Robert Reich breaks down Trumponomics from a speech Trump gave this week to a prestigious forum that presidential candidates have traditionally presented to during their campaigns:
It is not pretty. It is certainly not in favor of the "working man and woman" whose taxes would go up and not down if they, like 99.9% (literally) of taxpayers would fall into the bottom 2 of 3 tax brackets that Trump would replace the current 7 brackets with. Only the top 1/10th% would see a tax decrease. Additionally, companies would get a 15% tax rate, down from the current loophole-ridden 35% that no large corporation actually pays. While the carried interest loophole for hedge fund managers and private equity would go away under Trumponomics, the lower overall tax rate of 15% would amount to a net savings, under simplified returns, for those already fabulously wealthy people.
As Reich says, this amounts to a greater regressive tax system than anything Reagan has proposed, or even Paul Ryan. It is so far skewed towards inequity and for the billionaires like himself, that one has to wonder whether he had help in devising it from other billionaires.
Well...he probably did.
Donald J. Trump may rail against Wall Street and business elites at his campaign rallies, but that has not stopped him from turning to many of them for economic advice. On Friday, Mr. Trump announced his economic team, just days before he is expected to give a speech in Detroit on Monday about what he would do to improve American growth.The 13-member team -- all men -- includes several billionaire bankers and investment managers, and even a part-time professional poker player. Many have been in business with Mr. Trump before. Having such moguls on the team not only expands Mr. Trump's network of Wall Street donors and contacts, but may also reassure the financial community that it need not be too alarmed by some of the candidate's populist oratory.
Trump likes to associate with people as much like him as possible, if not his family, than those who will never seriously disagree with him. The Detroit speech the Times refers to is the one now helpfully dissected by former labor secretary Robert Reich.
Reich identifies and agrees with Trump's position (and Bernie Sanders) against the Trans-Pacific Partnership - ironically about the only Obama proposal, first worked on by the Bush II Administration - that Republicans are onboard with. Or...at least they were. In a recent twist, Republican Senate and House leaders including Mitch McConnell, are now saying that Obama's plan to pass the TPP in the lame duck session will not happen. The collapse of the TPP may be the only good thing to come out of the Trump candidacy, but that pro-worker, pro-environment move is not representative of Trump's views overall, which include: eliminating the minimum wage, eliminating the EPA, and generally pursuing pro-business and anti-worker policies (these last two are not necessarily mutually exclusive,* though they are to Trump).
Trumponomics is, as Reich points out, "supply side economics on steroids." It is dangerous, and so far off the Right side of the scale that his followers probably won't believe it, or even, sadly, understand it.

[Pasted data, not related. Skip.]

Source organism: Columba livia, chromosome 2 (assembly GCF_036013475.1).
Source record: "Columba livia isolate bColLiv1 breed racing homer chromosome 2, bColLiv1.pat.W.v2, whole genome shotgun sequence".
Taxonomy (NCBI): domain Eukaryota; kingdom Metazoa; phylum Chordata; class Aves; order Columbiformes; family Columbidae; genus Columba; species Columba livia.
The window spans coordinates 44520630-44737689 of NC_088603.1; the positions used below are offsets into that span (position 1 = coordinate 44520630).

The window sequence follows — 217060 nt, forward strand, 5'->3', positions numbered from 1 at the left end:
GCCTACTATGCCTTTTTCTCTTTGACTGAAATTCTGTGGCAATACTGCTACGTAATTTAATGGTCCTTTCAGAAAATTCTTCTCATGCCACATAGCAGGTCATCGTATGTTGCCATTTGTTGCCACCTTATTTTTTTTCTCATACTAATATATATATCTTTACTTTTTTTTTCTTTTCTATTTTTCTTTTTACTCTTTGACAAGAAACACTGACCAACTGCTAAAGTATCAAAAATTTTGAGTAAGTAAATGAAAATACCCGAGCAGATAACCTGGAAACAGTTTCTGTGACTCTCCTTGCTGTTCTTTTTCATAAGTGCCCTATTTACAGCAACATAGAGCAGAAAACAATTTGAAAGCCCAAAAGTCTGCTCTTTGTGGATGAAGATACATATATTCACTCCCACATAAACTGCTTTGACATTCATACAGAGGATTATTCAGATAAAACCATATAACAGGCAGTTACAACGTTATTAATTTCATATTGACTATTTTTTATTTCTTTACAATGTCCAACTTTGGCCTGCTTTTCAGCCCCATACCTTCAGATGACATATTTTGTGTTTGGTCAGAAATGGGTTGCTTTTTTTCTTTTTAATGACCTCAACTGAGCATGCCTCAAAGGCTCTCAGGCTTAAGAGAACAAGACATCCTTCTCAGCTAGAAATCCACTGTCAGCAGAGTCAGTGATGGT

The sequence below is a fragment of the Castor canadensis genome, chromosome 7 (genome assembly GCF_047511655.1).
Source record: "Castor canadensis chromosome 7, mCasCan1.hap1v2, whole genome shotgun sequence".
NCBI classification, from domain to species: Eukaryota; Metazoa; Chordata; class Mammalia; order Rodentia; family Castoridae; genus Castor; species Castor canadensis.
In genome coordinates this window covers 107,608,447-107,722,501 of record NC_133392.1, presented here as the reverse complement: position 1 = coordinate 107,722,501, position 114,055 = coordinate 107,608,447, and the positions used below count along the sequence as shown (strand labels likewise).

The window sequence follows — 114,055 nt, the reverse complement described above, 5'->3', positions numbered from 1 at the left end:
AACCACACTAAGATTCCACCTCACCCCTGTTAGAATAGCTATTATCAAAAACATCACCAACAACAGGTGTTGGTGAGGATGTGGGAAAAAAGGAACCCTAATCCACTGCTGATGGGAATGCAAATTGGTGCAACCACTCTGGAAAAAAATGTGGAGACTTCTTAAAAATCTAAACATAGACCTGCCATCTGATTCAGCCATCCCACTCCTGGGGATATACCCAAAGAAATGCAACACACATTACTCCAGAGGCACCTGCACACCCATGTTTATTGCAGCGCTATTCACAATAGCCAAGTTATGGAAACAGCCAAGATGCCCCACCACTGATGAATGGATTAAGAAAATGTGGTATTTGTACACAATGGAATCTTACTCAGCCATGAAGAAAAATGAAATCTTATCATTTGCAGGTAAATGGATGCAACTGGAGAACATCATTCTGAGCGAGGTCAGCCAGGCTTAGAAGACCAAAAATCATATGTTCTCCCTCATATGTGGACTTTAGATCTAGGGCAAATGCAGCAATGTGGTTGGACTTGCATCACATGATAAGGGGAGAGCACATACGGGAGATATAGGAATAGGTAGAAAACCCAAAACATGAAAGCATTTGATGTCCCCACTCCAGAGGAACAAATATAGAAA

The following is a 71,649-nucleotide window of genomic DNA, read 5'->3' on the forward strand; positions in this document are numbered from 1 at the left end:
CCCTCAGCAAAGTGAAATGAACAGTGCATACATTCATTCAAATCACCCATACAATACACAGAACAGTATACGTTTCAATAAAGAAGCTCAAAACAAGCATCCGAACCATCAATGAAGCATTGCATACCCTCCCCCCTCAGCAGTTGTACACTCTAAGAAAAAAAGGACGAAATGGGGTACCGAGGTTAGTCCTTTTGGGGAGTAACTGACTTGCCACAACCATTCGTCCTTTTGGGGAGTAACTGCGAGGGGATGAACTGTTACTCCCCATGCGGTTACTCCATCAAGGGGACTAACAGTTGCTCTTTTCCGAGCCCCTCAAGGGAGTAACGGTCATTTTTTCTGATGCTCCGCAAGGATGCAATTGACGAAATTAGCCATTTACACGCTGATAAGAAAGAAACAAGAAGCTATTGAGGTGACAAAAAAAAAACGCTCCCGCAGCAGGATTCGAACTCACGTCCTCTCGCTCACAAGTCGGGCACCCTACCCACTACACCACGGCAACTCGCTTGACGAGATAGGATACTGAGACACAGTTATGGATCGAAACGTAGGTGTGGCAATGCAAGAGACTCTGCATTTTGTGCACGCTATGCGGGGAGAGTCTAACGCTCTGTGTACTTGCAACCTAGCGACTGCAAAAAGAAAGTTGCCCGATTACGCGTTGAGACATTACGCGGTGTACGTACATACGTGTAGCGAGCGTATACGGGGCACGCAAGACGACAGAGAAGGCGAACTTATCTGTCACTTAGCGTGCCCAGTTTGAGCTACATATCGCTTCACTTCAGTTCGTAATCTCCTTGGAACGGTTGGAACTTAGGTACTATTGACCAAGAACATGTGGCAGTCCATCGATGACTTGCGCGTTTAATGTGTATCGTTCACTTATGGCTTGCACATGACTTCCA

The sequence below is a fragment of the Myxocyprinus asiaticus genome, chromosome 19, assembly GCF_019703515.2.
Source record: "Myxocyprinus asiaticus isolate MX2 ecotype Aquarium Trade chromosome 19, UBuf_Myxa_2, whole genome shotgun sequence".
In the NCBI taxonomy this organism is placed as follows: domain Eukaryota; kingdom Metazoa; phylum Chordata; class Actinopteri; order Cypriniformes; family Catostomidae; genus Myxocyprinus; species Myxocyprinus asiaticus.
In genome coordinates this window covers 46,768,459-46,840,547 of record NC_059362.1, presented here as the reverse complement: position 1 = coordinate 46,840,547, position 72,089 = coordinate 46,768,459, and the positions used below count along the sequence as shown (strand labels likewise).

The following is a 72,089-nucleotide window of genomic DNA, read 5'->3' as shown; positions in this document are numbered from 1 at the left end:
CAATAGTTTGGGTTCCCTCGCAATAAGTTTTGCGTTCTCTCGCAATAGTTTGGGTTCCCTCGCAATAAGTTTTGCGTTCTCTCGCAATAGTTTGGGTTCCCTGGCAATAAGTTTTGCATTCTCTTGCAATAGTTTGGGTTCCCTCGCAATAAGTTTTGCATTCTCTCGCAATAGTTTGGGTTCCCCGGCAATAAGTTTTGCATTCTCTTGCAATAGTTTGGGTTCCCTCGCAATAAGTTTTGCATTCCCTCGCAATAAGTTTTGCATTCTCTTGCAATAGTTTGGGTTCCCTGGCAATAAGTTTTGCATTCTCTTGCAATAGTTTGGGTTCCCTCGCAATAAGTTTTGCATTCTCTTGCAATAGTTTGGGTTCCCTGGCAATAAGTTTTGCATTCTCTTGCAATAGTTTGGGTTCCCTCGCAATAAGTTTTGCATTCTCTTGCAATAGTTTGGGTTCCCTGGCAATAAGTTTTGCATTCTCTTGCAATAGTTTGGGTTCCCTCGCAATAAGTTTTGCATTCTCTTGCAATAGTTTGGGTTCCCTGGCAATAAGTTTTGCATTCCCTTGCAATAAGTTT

**UPDATE** The New York Times posted a headline in-depth analysis of the speech that mostly supports Reich's views.
The Times assessment disagrees with Reich for middle class taxpayers, saying:
Mr. Trump said, accurately, that the proposal he has now adopted would reduce federal taxes across the board. But he failed to mention that the wealthy would disproportionally benefit. An analysis by the Tax Foundation found that it would increase after-tax income for middle-income families (those in the 40th to 60th percentile) by 0.2 percent. It would increase after-tax income for the wealthiest 1 percent of Americans by 5.3 percent.
But adding that the study was done by
The conservative-leaning foundation (and that they) found that the plan would reduce revenue by $2.4 trillion over the coming decade using "static analysis," but that it would result in a comparatively modest revenue reduction of about $200 billion if you assume that lower taxes will result in much stronger economic growth.
Reich, among most progressive economists, does not believe that more supply side policies will result in greater growth and so does not count that in his analysis.
And the Times further notes that, as has happened with Trump's proposals in the past:
Other elements of Mr. Trump's economic agenda lack details that would make similar analysis possible. He proposed a moratorium on new regulations that would certainly warm the hearts of business interests that have complained of excessive regulation in the Obama era. But it is hard to know how much of a factor regulation has been in the sluggish economic growth of the last several years.
The Times also notes that Trump was interrupted by hecklers "roughly a dozen times." Apparently, his populist message is not playing well with the actual substance of his policy proposals.
* Full Disclosure: last January I sent Donald Trump a copy of my book, "America is Not Broke!" via his New York City headquarters, and an article I write on America's Debt with a proposed plot scene for the fictional House of Cards President Underwood proposing monetary reform by reintroducing U.S. Notes. Though the return receipt proves someone there received it, there is no indication Trump read the book or article or supports any of the truly economically reformative ideas in them.